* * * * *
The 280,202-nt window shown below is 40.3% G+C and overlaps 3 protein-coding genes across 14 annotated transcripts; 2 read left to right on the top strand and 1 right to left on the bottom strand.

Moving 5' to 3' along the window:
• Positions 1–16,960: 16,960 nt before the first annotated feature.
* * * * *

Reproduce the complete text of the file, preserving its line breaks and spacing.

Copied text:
The 280,202-nt window shown below is 40.3% G+C and overlaps 3 protein-coding genes across 14 annotated transcripts; 2 read left to right on the top strand and 1 right to left on the bottom strand.

Moving 5' to 3' along the window:
• Positions 1–16,960: 16,960 nt before the first annotated feature.